Mystery/Thriller Book Reviews

Page Three of Three

Tough Cookie by Dianne Mott Davidson

Bantam, February, 2000.
Hardcover, 320 pages.
ISBN: 0553107232.
Ordering information:
Amazon.com.


Tough Cookie by Dianne Mott Davidson Aspen Meadows, Colorado caterer and amateur sleuth Goldy Schultz is back in this ninth entry in the popular culinary mystery series. Her catering business is temporarily shut down until she can repair the drains in her kitchen to the satisfaction of the local health inspector. Goldy has taken a temporary job hosting a cooking show for PBS which is taped at the lovely Killdeer Ski Resort. Short of the cash needed to fix her drains, Goldy and her husband Tom decide to sell some antique skis, but Goldy tactfully doesn't mention to Tom that the buyer is Goldy's ex-boyfriend, Doug Portman. Of course, Portman ends up murdered on the ski slope while Goldy is not far away. Goldy leaps into action to find the murderer, and soon she is up to her blender in intrigue, betrayal and danger. Nevertheless, she finds time to whip up some incredible treats, such as Chesapeake Crab Cakes and Chocolate Coma Cookies.

Dianne Mott Davidson just keeps getting better and better. This latest adventure has Goldy zipping down the ski slopes and navigating treacherous mountain roads while tracking a killer. Nobody does food descriptions better than Davidson, so if you're dieting steer clear of this book. Mystery lovers and those who don't mind a few vicarious calories will love this latest gourmet treat from the always dependable Davidson.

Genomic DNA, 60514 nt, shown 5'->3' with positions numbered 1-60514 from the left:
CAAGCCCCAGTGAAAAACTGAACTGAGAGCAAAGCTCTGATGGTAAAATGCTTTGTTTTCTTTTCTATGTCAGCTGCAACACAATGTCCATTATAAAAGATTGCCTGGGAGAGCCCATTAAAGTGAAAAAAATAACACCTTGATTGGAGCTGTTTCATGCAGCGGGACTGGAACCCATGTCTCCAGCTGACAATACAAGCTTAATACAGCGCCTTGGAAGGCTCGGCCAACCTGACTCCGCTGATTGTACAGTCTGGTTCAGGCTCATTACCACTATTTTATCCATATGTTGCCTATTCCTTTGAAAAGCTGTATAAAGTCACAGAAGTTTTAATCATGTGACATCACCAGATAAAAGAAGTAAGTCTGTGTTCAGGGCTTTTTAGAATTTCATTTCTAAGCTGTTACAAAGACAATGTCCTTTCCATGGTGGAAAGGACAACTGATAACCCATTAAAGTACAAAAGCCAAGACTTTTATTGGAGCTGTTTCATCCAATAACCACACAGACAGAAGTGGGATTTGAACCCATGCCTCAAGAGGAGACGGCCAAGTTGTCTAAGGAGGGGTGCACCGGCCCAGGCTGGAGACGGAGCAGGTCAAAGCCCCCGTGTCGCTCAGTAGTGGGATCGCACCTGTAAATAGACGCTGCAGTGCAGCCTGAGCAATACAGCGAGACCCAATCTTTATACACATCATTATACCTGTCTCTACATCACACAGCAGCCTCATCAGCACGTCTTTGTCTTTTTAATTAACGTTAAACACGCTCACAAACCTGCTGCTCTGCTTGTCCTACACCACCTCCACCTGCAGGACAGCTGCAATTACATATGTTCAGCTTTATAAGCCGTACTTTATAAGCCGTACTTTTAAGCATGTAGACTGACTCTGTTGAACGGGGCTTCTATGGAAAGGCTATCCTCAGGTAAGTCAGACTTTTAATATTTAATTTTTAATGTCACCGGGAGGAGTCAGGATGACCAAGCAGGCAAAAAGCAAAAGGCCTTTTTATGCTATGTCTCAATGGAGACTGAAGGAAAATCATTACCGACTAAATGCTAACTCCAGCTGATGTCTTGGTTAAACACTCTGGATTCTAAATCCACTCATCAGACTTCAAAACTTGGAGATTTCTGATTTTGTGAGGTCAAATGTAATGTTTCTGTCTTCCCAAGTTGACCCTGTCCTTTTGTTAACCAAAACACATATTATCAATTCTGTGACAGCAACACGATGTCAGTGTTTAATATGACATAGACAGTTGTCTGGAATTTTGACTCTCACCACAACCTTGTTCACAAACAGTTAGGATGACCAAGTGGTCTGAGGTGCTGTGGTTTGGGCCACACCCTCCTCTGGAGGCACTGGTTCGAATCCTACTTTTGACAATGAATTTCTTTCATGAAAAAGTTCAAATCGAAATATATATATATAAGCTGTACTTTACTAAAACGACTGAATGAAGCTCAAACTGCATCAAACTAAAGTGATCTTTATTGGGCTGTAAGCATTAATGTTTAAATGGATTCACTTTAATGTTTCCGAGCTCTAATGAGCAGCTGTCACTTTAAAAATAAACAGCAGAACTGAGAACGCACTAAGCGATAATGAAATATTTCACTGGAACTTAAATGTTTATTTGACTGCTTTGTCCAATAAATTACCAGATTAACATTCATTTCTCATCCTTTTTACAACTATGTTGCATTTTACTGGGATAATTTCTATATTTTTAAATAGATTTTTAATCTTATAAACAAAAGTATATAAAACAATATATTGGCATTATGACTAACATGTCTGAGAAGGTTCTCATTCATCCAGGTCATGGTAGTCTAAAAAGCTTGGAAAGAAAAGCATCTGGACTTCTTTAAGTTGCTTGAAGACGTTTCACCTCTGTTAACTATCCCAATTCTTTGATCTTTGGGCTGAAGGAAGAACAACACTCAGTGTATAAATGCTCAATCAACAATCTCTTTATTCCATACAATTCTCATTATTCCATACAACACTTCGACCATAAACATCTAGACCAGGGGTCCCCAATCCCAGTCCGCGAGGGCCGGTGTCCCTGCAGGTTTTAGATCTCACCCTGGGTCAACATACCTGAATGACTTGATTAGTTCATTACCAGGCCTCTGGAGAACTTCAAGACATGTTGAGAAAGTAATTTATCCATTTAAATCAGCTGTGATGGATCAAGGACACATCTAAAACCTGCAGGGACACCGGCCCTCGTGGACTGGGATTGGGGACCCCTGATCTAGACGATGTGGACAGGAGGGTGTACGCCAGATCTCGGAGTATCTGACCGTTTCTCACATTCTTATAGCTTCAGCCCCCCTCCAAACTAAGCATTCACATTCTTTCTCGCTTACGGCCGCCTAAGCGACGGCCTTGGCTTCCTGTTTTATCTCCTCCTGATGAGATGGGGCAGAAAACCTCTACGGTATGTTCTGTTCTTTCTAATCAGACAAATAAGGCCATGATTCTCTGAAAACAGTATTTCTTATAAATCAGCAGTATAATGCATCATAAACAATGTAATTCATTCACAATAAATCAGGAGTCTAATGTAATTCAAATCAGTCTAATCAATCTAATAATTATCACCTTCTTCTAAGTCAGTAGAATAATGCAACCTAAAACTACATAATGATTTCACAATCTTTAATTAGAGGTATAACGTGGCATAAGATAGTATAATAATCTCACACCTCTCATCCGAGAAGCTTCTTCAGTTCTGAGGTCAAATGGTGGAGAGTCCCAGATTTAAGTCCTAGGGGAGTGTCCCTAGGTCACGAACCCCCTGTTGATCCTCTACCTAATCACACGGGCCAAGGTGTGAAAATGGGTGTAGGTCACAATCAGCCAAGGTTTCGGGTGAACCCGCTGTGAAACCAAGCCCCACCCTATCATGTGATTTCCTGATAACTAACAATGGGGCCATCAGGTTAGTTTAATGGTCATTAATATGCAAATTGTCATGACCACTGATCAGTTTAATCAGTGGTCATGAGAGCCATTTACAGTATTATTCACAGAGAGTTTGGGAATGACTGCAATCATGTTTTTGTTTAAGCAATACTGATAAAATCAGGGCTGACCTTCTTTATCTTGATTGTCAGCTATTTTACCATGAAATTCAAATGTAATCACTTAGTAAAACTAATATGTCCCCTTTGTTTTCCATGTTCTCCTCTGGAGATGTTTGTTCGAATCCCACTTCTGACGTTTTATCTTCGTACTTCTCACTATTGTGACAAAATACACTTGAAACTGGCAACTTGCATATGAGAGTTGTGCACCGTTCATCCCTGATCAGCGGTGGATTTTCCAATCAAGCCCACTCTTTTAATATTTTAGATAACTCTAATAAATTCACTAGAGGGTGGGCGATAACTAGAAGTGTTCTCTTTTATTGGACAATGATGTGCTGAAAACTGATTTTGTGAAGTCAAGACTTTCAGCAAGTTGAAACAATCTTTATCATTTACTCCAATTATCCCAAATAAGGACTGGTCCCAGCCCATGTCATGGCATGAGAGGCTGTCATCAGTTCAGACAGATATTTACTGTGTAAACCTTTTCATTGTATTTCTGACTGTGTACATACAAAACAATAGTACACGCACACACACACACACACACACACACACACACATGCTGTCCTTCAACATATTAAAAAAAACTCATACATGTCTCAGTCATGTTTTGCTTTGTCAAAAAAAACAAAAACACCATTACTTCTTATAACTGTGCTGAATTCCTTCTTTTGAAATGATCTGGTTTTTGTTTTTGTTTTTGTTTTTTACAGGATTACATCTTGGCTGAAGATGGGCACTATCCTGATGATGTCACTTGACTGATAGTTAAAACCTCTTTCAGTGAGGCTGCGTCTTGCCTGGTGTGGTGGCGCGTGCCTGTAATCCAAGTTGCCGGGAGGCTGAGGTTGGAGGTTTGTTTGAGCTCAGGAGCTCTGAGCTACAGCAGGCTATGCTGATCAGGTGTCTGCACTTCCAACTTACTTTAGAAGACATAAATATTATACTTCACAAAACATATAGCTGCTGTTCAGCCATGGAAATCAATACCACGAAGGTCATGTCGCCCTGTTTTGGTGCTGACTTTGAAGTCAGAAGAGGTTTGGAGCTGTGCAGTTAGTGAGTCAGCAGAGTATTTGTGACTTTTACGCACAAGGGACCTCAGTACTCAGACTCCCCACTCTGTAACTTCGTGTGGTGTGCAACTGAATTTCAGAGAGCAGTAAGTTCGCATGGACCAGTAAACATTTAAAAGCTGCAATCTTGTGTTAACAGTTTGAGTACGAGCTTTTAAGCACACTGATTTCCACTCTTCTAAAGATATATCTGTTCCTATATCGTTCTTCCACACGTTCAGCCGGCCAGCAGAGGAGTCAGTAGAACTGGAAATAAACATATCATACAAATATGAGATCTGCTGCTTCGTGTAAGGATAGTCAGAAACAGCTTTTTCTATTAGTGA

--Claire E. White


Thale's Folly by Dorothy Gilman

Ballantine, March, 2000.
Paperback, 217 pages.
ISBN: 0449003655.
Ordering information:
Amazon.com.


Thale's Folly
by Dorothy Gilman Andrew Thale had two mystery novels published to rave reviews before he was 25. But a traumatic incident left him with seemingly incurable writer's block. Desperate, he agreed to write the corporate newsletter for Meredith Machines, the family business in which his stuffy father, Horace, is vice-president. Horace, sends Andrew on a mission to look over some property he inherited from Harriet Thale, an elderly aunt. Horace is tired of paying taxes on the empty house and surrouning 25 acres. When Andrew arrives at the somewhat ramshackle old house, he finds that it is not unoccupied -- instead, the house is inhabited by the guests that Aunt Harriet took in over the years before her death. Gussie, the housekeeper-cook, the mysterious and elegant Miss L`Hommedieu, passionate Marxist Leo, and beautiful young Tarragon all live by their wits, just skirting the edge of abject poverty. Andrew stays with the odd group while his car is being fixed, and is quickly drawn into their lives. The old house hides a secret, and soon Andrew is drawn into the mystery and into helping his new friends save the house from being sold by his father.

Dorothy Gilman takes a break from her popular Mrs. Pollifax mysteries to write one of her charming non-series tales. Gilman's gift is the ability to create a magical atmosphere which entrances. Her quirky characters are always interesting and unique. This story is full of plot turns and interesting coincidences which make it a light, charming fairy tale which is sure to delight her legions of fans.


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